Is It Possible To Paint Your Car Like A Pro? Yes, And Here’s How To Do It
When your car is like your baby, you want to be the one to take care of it. From taking care of the exterior and detailing the interior to changing the fluids and filters, doing it yourself is the only way to go.
Yet, there are some things that we try to avoid and let the professionals handle. Painting a car, for instance. Not many people think that they can do it themselves so they end up spending thousands to have an automotive painter do it for them.
The reality is that even painting a car can be done yourself. You just have to be very patient and attentive to details to make sure it comes out looking like a pro did it for you. In this article, we will go over the steps to take to DIY your car's paint job so you can hit the automotive paint store armed with the right information.
Before you begin
There are a couple of things to consider before you get started on the prep work to paint your own car. Keep in mind that you are very likely to make a mistake that will make the paint job look less than professional. You may have 90% of the car looking mint, but a couple of small details weren't considered and it shows.
This will affect your ability to sell the car. Unless the paint job is currently a mess, or you have doors that are a different color than the body, you may be taking value away from the car by painting it yourself.
Maybe your car looks fine as it is but you have some ideas on better colors that are not typically done from the factory. This can also devalue your car as colors are very personal. This is why car manufacturers have such limited colors so they can be pleasing to the majority of people buying cars.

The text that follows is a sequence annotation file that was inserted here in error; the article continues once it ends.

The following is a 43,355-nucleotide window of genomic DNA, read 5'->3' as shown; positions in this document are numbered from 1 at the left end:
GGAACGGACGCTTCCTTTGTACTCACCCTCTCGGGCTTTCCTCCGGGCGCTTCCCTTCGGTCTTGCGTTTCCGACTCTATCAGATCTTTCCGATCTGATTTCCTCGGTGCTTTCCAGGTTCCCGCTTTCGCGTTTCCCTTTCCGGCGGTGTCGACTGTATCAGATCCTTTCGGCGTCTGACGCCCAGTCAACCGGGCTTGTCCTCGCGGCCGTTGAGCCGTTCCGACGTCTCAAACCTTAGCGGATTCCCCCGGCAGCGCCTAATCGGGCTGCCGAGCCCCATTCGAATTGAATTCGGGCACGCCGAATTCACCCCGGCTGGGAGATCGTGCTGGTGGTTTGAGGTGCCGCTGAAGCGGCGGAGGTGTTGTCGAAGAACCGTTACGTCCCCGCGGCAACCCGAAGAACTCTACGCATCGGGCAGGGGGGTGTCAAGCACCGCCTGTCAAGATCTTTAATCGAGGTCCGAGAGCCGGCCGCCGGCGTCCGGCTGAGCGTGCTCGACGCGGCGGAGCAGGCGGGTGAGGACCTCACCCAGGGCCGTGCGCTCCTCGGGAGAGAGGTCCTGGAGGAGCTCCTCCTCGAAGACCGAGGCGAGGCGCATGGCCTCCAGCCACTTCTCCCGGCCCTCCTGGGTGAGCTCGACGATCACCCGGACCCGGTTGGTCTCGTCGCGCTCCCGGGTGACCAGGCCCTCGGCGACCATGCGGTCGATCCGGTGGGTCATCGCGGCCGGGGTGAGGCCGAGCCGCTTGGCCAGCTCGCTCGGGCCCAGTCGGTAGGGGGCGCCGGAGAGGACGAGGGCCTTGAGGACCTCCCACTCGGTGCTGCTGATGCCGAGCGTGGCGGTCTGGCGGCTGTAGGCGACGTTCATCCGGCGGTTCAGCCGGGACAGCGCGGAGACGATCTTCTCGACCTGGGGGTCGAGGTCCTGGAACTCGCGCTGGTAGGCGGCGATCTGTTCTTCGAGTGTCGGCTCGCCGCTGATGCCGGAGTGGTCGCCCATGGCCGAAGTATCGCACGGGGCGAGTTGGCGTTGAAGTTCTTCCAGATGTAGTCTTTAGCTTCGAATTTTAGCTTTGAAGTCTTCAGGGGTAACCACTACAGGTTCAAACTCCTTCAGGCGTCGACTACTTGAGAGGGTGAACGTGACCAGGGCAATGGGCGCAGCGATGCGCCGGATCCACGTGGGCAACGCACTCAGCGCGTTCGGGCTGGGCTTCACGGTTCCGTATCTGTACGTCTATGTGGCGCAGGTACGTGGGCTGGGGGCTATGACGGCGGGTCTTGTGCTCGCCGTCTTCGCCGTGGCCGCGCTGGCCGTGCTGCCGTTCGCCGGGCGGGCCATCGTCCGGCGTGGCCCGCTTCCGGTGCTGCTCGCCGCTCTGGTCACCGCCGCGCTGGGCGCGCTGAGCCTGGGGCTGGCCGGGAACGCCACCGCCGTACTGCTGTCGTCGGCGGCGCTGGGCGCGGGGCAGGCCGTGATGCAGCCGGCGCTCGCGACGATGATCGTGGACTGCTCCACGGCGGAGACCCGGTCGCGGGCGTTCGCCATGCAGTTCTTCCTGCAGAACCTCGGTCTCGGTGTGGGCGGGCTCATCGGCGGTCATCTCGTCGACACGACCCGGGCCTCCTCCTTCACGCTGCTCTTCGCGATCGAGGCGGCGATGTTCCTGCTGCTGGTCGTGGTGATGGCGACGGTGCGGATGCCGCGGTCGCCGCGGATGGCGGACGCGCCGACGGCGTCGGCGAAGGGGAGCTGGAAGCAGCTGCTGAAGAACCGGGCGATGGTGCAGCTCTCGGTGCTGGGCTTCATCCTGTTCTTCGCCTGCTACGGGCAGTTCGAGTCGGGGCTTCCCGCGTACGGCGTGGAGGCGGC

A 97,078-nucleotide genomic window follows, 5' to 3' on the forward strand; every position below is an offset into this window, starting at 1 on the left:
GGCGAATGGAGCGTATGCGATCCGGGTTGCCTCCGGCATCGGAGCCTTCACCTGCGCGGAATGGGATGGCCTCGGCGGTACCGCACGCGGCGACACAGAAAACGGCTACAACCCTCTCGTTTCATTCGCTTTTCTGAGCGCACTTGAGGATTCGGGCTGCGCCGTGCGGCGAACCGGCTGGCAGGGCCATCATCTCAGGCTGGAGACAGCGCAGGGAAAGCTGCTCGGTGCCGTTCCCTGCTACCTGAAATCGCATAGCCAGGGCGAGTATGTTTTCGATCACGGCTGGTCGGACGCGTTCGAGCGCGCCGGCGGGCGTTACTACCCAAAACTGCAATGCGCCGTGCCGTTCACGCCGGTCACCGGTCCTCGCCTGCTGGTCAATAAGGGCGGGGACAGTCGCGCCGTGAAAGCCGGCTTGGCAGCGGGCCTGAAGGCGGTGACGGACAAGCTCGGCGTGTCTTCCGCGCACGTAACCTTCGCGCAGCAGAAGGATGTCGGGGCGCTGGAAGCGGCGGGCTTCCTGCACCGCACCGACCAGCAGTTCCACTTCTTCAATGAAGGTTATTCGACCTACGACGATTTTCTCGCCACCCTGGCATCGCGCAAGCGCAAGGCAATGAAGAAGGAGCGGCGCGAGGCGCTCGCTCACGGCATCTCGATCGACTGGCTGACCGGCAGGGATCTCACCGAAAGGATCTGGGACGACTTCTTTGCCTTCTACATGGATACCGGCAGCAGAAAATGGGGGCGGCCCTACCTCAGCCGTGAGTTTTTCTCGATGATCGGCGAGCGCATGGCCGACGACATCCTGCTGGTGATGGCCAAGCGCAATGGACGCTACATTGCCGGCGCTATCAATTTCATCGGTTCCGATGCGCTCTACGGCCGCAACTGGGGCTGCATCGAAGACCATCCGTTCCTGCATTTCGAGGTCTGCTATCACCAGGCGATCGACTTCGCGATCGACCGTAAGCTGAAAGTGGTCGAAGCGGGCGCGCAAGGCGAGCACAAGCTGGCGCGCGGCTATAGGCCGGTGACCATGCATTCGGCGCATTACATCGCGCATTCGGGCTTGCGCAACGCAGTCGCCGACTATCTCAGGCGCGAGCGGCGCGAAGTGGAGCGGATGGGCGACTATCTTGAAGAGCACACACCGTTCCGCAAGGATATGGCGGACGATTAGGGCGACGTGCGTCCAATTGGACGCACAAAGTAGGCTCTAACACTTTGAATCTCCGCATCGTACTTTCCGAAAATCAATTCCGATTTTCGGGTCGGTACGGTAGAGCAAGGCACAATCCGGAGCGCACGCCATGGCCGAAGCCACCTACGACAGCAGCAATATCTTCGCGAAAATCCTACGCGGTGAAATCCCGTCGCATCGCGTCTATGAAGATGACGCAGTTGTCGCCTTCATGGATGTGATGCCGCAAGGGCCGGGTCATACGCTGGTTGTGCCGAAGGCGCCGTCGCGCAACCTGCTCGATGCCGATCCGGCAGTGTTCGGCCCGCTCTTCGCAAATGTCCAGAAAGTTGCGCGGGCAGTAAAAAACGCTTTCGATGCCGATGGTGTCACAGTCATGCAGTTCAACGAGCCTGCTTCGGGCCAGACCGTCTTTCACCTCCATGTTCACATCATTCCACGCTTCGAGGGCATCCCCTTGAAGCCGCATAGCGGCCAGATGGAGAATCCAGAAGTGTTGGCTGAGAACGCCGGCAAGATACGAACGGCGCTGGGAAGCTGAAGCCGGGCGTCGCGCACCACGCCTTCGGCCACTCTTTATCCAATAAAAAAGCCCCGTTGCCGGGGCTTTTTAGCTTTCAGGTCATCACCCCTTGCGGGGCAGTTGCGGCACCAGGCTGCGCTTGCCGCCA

If you plan to sell your car one day then make sure you really want to paint the car yourself. And assuming you will still want to paint it, make sure to put the work into every step and don't take any shortcuts.
Prep work is most of the job
Preparing everything for the paint job is going to take you far longer to do than the actual painting. At least when you are doing it right.
How successful you will be is almost entirely dependent on how well you've done the prep work. If you cut corners during this part of the process, then you are setting yourself up for a less than stellar paint job.
The first thing to do is thoroughly wash the car. If you do this part yourself, it should be the best car wash you have ever done for the car. Make sure to get every inch of the car with your hands to make sure it is done well and is sparkling clean at the end.
Then, remove all of the parts that can be removed. The bumper, tail lights, headlights and possibly even the door handles should all come off. Anything that can be removed. You don't want to accidentally paint these parts and spraying can bleed and get where you don't want it to.
Taping the areas around where those parts will be fitted once again will also ensure a smooth paint job so take your time. Make sure that all the tape is even and smooth so you don't end up with awkward lines.
Lastly, you should repair any dents by spackling them and then sanding it down. This will make the surface uniform. Try to beat the dents out as much as possible so there is less to fill and sand for better results.
Get ready to paint
Find a place that is covered but still well ventilated. Your garage will suffice if you leave the door open and open any windows. Cover all the surfaces so they don't end up getting paint on them.
Then, get yourself a spray paint gun and mix the paint according to the manual for the particular gun that you have. You may need to thin the paint a bit to make sure it doesn't clog the gun.
With a slow steady movement, and holding the tip of the gun about 8 inches from the surface of the car, start spraying the paint. Once you have painted the entire surface, let the car dry for at least 24 hours before you take it out of the garage. It is a good idea to not drive the car for a couple of weeks to allow the paint to cure properly.